What does it take to get promoted?
Most people think being good at your job is enough. They’re wrong.
I met a woman on a plane a few weeks ago who told me she was up for a promotion. Full disclosure, it was a long flight, and I’m one of those people who others confess their secrets to. The woman was focused and smart. She told me about her role and her team, and their great results. But I don’t think she’ll ever get promoted beyond her current function.
Because when I asked her about organization’s customers were and their market position, she didn’t have a clue. She understood her role, but she didn’t fully understand the actual business she was in.
If you want to advance, you need to know more than your job; you need to understand the world in which your organization lives.
In my consulting practice, I routinely see people whose careers stall because they’re siloed in their job or function. It doesn’t matter if you’re the best IT person, or even the highest profit plant manager. Whether you’re an aspiring entry level or trying to crack the C suite, there are three things you need to understand about your organization.
1. The market
This goes beyond being able to name your top three competitors. No matter your role, you must understand the industry you’re in. How have things changed? How is technology impacting your business? What are some of the challenges your industry is anticipating over the next year, or 10 years? To deepen your understanding of the market, make a proactive effort to educate yourself. Join LinkedIn groups, read the news, and talk to other people in the industry, especially those not in your function or organization. Future leaders need comprehensive understanding of the market place, and you need to stay up to date with new developments.
2. The financials
How does your company make money? What does customer turnover cost? What are the profit margins, if you’re in a for profit business? If you’re in the non-profit world, where do you get funding? Every area of the business impacts and is impacted by these figures. Understanding the numbers is key to mastering your role, and proving you’re ready for the next step. If your company is publically traded, a lot of this information is very accessible to you. If not, ask questions and start to understand the process, you want to know how your organization makes money, how much, and where it comes from.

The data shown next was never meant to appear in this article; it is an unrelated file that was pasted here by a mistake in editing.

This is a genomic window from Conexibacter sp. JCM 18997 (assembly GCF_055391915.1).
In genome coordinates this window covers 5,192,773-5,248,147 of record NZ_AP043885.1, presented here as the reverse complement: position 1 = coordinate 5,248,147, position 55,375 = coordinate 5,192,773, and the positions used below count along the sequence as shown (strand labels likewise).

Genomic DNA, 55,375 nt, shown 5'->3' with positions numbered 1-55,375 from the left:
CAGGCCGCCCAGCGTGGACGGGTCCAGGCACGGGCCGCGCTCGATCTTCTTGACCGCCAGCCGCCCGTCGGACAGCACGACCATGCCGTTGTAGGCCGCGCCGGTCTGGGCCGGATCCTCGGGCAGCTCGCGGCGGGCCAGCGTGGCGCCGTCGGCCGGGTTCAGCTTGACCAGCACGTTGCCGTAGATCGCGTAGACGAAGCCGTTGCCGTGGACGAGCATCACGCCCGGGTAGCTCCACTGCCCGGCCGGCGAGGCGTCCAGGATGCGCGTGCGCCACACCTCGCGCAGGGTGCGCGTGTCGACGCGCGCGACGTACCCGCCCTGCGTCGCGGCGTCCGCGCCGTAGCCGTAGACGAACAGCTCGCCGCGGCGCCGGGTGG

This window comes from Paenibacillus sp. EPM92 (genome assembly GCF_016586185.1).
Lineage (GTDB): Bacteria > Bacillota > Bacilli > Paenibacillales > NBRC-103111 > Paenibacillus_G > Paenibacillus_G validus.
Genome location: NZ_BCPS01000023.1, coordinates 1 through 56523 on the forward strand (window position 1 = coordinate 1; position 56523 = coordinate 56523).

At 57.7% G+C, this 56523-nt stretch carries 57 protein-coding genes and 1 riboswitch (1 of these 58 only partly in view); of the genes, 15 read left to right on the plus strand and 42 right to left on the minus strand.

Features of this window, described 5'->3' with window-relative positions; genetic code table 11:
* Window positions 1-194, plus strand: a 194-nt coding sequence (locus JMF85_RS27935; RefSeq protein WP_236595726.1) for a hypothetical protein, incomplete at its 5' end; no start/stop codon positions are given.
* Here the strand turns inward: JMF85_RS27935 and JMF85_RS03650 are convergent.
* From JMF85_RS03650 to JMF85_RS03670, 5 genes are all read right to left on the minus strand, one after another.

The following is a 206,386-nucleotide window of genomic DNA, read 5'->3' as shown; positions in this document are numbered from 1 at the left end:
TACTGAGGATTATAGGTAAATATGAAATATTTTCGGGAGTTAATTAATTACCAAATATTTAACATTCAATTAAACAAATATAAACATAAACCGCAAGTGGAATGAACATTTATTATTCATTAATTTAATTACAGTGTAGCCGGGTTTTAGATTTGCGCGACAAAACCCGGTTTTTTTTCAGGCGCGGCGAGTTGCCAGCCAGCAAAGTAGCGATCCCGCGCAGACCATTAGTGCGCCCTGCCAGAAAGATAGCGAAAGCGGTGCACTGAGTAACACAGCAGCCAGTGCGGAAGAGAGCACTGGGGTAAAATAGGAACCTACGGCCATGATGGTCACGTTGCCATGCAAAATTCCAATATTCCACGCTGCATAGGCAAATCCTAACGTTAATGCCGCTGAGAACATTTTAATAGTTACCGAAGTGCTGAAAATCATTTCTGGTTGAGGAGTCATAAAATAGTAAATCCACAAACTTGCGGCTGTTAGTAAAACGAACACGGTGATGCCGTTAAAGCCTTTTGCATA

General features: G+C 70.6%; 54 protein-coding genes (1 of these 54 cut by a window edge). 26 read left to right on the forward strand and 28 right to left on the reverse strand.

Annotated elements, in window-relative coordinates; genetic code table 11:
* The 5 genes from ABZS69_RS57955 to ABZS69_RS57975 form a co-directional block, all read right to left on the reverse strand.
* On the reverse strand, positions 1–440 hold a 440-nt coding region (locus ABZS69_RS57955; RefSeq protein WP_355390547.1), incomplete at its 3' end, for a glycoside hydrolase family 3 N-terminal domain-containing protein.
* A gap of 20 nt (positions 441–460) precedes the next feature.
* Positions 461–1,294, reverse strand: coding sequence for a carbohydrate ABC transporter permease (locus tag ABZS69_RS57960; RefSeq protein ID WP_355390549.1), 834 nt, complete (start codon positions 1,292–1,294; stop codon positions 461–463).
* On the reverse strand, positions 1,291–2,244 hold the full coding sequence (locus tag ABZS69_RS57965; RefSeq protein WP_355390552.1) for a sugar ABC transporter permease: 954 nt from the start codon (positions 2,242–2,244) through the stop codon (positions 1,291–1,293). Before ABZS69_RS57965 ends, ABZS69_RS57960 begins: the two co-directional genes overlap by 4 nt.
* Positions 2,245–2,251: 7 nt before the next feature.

3. Your customers
Even if you’re not customer facing, understanding your customer base is critical for understanding your business. Even if your organization serves the public, you have customers. Take a deep dive into your customer’s world. What are their goals? Their challenges? And how does your business fit into that? If you can, get in the field and talk with your customers. If you can’t, find someone in a customer-facing role and ask specific questions. The better you know your customers – their businesses and lives – the better you’ll be able to make strategic decisions.
Your understanding of the organization as a whole and the market conditions help you add value that matters. It shows other leaders that you are aware, strategic, and willing to put the effort in.
If you want to move up, think beyond your role, understand the full scope of the business you’re in.